How to Stop an Older Cat From Attacking a Kitten?

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How to stop older cat from attacking a kitten

If you already own an older cat, this happiness can turn into misery. Older cats are more likely to act territorial because they are skilled in guarding their territory. But sometimes, their fight with other cats can get out of hand. If your older cat attacks your new kitten, there are some things that you need to do to make them comfortable around each other.

Note: It can take a few days, maybe weeks or months, but hopefully, your feline companions will learn to live happily together!

Why Do Older Cats Hate New Kittens?

Undoubtedly, cats are jealous, and they hate when anyone tries to take over their people and boundaries. They are very protective of their territories. When you introduce a new kitten to your home, your older cat is less likely to tolerate the kitten’s existence.

There is also a possibility that your older cat is not familiar with how to interact with new kittens socially. For example, if your cat dilates her eyes, steps back to attack, or hisses aggressively at the kitten, in this scenario, pay attention to your older cat’s behavior and lay some ground rules between them.

Shy kitten hiding behind plant

Why Do Older Cats Attack Kittens?

Cats are very possessive, and they have primitive instincts that make them drive to attack kittens. These factors include:

Friendless Behavior

The ancestors of domestic cats were solitary creatures, and they loved to hunt prey alone. It is possible your older cat also has retained this behavior that doesn’t allow young kittens to be around. If you don’t supervise them, your older cat will test her athleticism on your young ones.

Lack of Social Abilities

If you have an indoor cat that likes to stay out of others’ business or make less interaction, then welcoming a new kitten can give her a shock. Therefore, both cats need to learn social skills to interact appropriately.

Cat’s Ranking in the House

Cats like to rank themselves in the house among other pet animals. Their posture and verbal signs determine their rank. If your kitty is obedient, your older cat will bully her for getting a higher ranking. The more your kitty gets obedient, the more aggressive and dominant the older cat will be.

Gray cat with angry face

How to Stop an Older Cat From Attacking a Kitten?

Take Your Cat to a Vet to Address the Reason for Aggression

While your older cat may seem to be acting territorial, she may also be uncomfortable and prone to attack the kitten if she is sick. For this reason, make an appointment with your vet so that they can determine any underlying illness. If they suspect any medical cause, your vet will prescribe medication to make your cat feel relaxed.

Your cat may be suffering from common diseases such as osteoarthritis, hyperthyroidism, nervous system problems, and dental disease. These diseases cause aggression in cats. Or, if your cat doesn’t have any medical problems, then there may be territorial problems in your house.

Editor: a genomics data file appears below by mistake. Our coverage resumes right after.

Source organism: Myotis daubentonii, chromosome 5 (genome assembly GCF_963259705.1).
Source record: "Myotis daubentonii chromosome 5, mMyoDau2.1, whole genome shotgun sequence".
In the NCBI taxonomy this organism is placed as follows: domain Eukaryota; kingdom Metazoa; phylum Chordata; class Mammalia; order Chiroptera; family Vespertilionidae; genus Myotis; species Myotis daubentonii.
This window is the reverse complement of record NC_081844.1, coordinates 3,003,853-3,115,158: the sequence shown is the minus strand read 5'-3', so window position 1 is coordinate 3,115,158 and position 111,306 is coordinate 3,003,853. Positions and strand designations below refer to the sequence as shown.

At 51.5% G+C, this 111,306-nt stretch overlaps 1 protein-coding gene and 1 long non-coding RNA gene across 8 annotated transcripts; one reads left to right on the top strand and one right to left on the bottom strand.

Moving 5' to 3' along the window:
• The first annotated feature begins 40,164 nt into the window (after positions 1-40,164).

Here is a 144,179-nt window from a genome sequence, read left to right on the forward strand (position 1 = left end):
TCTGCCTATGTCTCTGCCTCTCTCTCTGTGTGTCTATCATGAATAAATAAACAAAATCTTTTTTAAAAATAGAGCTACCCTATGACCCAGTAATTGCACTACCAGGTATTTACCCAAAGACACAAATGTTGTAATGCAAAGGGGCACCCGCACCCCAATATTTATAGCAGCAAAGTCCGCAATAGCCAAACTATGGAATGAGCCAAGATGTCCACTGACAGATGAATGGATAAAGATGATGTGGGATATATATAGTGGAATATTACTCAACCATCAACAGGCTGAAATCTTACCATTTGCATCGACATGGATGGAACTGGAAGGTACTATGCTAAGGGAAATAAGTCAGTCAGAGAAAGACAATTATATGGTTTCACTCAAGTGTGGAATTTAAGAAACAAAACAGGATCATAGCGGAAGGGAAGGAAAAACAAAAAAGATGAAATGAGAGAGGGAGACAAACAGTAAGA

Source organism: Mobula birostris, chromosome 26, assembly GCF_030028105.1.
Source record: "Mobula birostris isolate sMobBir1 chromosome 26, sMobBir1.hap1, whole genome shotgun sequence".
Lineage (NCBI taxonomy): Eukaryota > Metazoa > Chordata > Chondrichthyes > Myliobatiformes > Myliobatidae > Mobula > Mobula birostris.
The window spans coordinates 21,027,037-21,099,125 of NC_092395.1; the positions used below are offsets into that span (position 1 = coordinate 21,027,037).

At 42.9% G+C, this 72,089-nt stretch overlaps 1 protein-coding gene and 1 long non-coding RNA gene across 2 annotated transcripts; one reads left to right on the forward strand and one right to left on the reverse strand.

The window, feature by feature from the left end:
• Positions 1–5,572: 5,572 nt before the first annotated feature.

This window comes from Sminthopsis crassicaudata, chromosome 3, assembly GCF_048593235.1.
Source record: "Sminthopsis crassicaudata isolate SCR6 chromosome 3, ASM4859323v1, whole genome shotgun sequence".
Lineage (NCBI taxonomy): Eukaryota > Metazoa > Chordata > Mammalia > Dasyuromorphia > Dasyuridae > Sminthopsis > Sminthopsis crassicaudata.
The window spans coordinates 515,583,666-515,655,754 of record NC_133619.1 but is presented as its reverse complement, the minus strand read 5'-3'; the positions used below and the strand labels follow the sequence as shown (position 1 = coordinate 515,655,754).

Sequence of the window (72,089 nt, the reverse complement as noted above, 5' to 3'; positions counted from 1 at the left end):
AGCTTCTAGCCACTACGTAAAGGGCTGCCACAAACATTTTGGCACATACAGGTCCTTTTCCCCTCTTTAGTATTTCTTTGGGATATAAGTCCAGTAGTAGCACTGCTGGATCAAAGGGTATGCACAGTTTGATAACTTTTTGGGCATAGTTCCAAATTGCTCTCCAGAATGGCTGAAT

Move Your Older Cat From the Area When She Misbehaves

If your older cat consistently terrorizes a young kitty, your younger one will become fearful in her own home. This can also leave a long-lasting negative impact on her.

If distracting an older cat with toys is not working, you may need to teach her the consequences of bullying a new kitten.

Don’t shout at the cat nor punish her because your cat might not accept it as it sows fear. Pick her gently and place her away from the zone. In addition, be patient when training your cat. Use the word commands such as ‘Hey” or “leave it’ whenever she tries to attack a kitten. Hopefully, sooner or later, your older cat will pass the training sessions.

Cat lying on floor in a room

Provide Them With Separate Belongings

While introducing a new kitten to your older cat, ensure to establish ownership to prevent any sudden fights over objects.

Give both cats their separate food and water bowl, and also make sure that none of them steal food from each other’s bowls. Give them separate litter boxes to maintain their privacy.

Never expect your older cat to share her toys and bedding with a kitten; therefore, get your kitten new toys and bedding.

Keep Your Older Cat in a Separate Room

If your cat is constantly attacking your new kitten, move them into different rooms in the house so they cannot see each other. Avoid letting them go into the same room since they can get aggressive again. It is okay if they smell or hear each other because it will help them get used to one another.

Cat lying on wooden table

Give Them Treats for Collaborative Play

Rewarding good behaviors of both cats can be effective for training them because getting no reward can leave a negative impact on them. Remember not to yell at cats because they find yelling as fear and threat.

Try to play the same game with both cats and give them treats if they interact without displaying any negative behavior. If they are playing together, reward them with a treat. Give both feline friends a treat if your older cat allows a kitten to come close and does not attack her. Also, reward them when they are ready to share their toys.

Wrapping Up

Adding a new kitten to your family means making her a friend to your older cat. Your older cat may find the kitten’s personality unrefined towards herself, which needs to be corrected.

Give your new kitten some time and space if your older cat is terrorizing her. It would be best to provide them with their personal safe space. Also, supervise their interaction to prevent any fighting between them. To make your home a loving place, love your cats and give them equal attention.

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